Generally when people think of Cancun, certain things come to mind: white sand beaches, the turquoise Caribbean Sea, the unparalleled nightlife, MTV Spring Break. And it's true that all of these things can be found in the world's most popular vacation destination.
However, for those looking for a little more in between cocktails and late nights (ending in early mornings) at the disco, Cancun also offers rich, ancient history. The Yucatan Peninsula – the region in which Cancun is located – was, and actually still is, home to the Mayan civilization.
Museo Maya de Cancun is home to some 350 artifacts — Photo courtesy of Kristin Busse
A visit to the archaeological sites of Chichen Itza, Tulum, Coba or Uxmal is a great way to learn about the Maya, but many visitors don't realize that Mayan history is also available in Cancun's Hotel Zone.
First stop, Museo Maya de Cancun, located at kilometer 16.5 on Boulevard Kukulcan, directly across the street from Captain's Cove restaurant.
This museum is home to some 350 artifacts, many in surprisingly good condition and all excavated from the Cancun area.
The 14,000-year-old skeletal remains of La Mujer de las Palmas ("The Woman of the Palms") is a must-see. Her remains were found in a cenote in Tulum in 2002, and she is located in the first exhibition room in front of a hologram projection of ancient Mayans working in a cave.
These Catrinas at Museo Maya de Cancun were created by local students — Photo courtesy of Kristin Busse
The museum often features temporary exhibitions, most recently, one of Catrinas – an icon of the Dia de Los Muertos ("Day of the Dead") holiday – and the other called El Hombre Temprano en México ("The Early Man in Mexico").
There is even an archaeological site right on the grounds of the museum. San Miguelito is considered to have been an important pre-Hispanic settlement and trade route stop, and it was inhabited until the arrival of Spanish conquistadors in the 1500s. Here, you'll find a small pyramid and the remains of what is believed to have been a house and temples.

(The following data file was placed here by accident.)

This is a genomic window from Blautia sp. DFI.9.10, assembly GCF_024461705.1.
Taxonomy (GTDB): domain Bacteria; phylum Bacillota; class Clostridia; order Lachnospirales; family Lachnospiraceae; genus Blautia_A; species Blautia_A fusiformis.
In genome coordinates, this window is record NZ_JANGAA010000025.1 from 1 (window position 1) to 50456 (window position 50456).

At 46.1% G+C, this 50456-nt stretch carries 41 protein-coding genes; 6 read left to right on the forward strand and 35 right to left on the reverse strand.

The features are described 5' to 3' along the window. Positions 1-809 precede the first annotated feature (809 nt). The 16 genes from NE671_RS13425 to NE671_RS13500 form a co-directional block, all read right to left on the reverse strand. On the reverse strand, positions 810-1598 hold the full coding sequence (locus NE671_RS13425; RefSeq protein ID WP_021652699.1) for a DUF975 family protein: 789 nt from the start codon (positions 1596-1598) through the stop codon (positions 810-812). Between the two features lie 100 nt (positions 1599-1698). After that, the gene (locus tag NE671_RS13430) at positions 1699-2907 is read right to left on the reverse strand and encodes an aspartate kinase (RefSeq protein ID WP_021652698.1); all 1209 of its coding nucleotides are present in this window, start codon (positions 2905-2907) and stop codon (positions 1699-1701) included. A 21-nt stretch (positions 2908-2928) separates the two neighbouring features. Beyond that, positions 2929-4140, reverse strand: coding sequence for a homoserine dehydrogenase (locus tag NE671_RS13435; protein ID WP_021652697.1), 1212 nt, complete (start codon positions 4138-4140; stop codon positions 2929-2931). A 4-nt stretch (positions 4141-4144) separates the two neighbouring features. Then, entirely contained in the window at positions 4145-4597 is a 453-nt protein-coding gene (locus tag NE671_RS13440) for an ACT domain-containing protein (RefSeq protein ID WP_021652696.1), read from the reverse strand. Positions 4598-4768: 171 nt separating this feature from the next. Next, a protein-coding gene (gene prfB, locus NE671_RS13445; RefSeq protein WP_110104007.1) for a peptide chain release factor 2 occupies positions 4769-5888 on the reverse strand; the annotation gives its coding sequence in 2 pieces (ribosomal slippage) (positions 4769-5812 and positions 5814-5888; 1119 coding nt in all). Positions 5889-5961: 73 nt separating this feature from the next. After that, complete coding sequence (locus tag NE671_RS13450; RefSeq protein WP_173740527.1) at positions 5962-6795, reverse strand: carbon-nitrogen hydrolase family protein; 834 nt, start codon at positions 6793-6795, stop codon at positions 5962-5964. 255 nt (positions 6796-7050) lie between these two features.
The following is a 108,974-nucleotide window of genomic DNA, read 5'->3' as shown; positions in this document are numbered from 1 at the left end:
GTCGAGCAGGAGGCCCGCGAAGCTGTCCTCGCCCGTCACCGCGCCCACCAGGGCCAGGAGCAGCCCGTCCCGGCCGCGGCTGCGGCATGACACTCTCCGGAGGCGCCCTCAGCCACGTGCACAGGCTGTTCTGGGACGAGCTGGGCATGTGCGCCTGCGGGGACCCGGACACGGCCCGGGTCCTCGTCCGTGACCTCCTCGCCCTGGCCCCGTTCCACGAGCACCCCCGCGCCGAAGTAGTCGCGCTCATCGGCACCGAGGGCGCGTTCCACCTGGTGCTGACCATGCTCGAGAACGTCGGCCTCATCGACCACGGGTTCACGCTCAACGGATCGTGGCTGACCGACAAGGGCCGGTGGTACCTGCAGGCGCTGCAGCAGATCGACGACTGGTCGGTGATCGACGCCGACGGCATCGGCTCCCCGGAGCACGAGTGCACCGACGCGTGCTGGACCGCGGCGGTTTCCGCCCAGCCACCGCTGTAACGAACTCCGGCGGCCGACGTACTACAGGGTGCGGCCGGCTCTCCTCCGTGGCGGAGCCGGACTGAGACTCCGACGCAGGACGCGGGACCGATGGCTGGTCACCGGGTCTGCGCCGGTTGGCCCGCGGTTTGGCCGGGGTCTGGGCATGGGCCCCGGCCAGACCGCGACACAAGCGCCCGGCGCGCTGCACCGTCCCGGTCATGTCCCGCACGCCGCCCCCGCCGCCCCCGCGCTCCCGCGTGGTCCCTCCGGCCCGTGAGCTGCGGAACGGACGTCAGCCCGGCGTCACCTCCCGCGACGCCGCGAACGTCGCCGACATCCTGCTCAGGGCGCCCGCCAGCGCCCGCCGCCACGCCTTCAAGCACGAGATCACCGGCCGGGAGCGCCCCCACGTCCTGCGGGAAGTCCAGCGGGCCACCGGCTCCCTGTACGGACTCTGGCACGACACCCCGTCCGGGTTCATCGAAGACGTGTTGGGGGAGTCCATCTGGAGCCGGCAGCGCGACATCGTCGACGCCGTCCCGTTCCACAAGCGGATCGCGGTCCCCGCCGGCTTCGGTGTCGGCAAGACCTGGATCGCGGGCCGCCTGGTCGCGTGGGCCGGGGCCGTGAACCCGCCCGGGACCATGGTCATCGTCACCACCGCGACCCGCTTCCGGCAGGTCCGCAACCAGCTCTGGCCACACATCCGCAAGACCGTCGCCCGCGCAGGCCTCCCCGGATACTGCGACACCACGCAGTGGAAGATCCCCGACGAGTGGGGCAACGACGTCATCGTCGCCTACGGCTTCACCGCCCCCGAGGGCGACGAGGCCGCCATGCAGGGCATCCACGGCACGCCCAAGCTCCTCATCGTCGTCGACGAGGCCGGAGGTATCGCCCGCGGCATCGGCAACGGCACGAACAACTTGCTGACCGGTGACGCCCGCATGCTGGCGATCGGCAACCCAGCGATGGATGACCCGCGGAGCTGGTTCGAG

The entrance fee for the Museo Maya de Cancun is 59 pesos per person.
Museo Maya de Cancun is located at kilometer 16.5, across the street from Captain's Cove restaurant — Photo courtesy of Kristin Busse
The Mayans knew good real estate when they saw it, which is why you can even find archaeological sites in the Hotel Zone.
El Rey, located just down the street from the Iberostar Cancun near Playa Delfines/El Mirador, is thought to have been at its peak during the Post-Classical period (1250 to 1630 A.D.). The entrance fee for El Rey is just a few dollars.
The island of Cancun is mostly flat, but at its highest point, guests of the Westin Lagunamar will find Mayan ruins right on the grounds.
Yamil Lu’um is a site that consists of two small temples that were likely used as watchtowers and lighthouses some 500 to 700 years ago.
If you don't have time for a day trip to Chichen Itza, discover the Mayan civilization in Cancun's Hotel Zone.
Did you know there were Mayan ruins in Cancun's Hotel Zone? — Photo courtesy of Kristin Busse